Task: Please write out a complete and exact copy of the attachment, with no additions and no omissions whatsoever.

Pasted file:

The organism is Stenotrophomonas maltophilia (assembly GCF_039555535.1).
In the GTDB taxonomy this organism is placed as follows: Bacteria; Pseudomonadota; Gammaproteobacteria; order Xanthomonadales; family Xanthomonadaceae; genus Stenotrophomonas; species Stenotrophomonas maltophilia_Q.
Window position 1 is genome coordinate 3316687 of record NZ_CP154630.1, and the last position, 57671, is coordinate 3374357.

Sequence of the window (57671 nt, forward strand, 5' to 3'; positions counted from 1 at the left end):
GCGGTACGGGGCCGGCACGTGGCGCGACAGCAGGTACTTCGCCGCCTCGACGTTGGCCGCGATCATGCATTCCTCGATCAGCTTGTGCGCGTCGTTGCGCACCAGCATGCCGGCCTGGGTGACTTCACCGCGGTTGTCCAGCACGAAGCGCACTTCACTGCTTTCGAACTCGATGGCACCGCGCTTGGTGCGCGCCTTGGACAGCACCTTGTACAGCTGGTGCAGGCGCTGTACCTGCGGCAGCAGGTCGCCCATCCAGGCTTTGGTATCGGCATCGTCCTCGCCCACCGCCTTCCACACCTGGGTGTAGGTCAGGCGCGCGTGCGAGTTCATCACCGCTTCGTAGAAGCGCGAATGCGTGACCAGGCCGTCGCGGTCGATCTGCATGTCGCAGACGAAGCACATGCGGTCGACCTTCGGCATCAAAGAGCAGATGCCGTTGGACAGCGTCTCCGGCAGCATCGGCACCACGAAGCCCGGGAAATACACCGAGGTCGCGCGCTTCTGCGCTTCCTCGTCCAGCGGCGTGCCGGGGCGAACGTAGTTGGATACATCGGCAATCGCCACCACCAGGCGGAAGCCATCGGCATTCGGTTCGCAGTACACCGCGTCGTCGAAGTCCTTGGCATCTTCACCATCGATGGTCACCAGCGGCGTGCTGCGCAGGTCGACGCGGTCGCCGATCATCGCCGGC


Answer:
The organism is Stenotrophomonas maltophilia (assembly GCF_039555535.1).
In the GTDB taxonomy this organism is placed as follows: Bacteria; Pseudomonadota; Gammaproteobacteria; order Xanthomonadales; family Xanthomonadaceae; genus Stenotrophomonas; species Stenotrophomonas maltophilia_Q.
Window position 1 is genome coordinate 3316687 of record NZ_CP154630.1, and the last position, 57671, is coordinate 3374357.

Sequence of the window (57671 nt, forward strand, 5' to 3'; positions counted from 1 at the left end):
GCGGTACGGGGCCGGCACGTGGCGCGACAGCAGGTACTTCGCCGCCTCGACGTTGGCCGCGATCATGCATTCCTCGATCAGCTTGTGCGCGTCGTTGCGCACCAGCATGCCGGCCTGGGTGACTTCACCGCGGTTGTCCAGCACGAAGCGCACTTCACTGCTTTCGAACTCGATGGCACCGCGCTTGGTGCGCGCCTTGGACAGCACCTTGTACAGCTGGTGCAGGCGCTGTACCTGCGGCAGCAGGTCGCCCATCCAGGCTTTGGTATCGGCATCGTCCTCGCCCACCGCCTTCCACACCTGGGTGTAGGTCAGGCGCGCGTGCGAGTTCATCACCGCTTCGTAGAAGCGCGAATGCGTGACCAGGCCGTCGCGGTCGATCTGCATGTCGCAGACGAAGCACATGCGGTCGACCTTCGGCATCAAAGAGCAGATGCCGTTGGACAGCGTCTCCGGCAGCATCGGCACCACGAAGCCCGGGAAATACACCGAGGTCGCGCGCTTCTGCGCTTCCTCGTCCAGCGGCGTGCCGGGGCGAACGTAGTTGGATACATCGGCAATCGCCACCACCAGGCGGAAGCCATCGGCATTCGGTTCGCAGTACACCGCGTCGTCGAAGTCCTTGGCATCTTCACCATCGATGGTCACCAGCGGCGTGCTGCGCAGGTCGACGCGGTCGCCGATCATCGCCGGC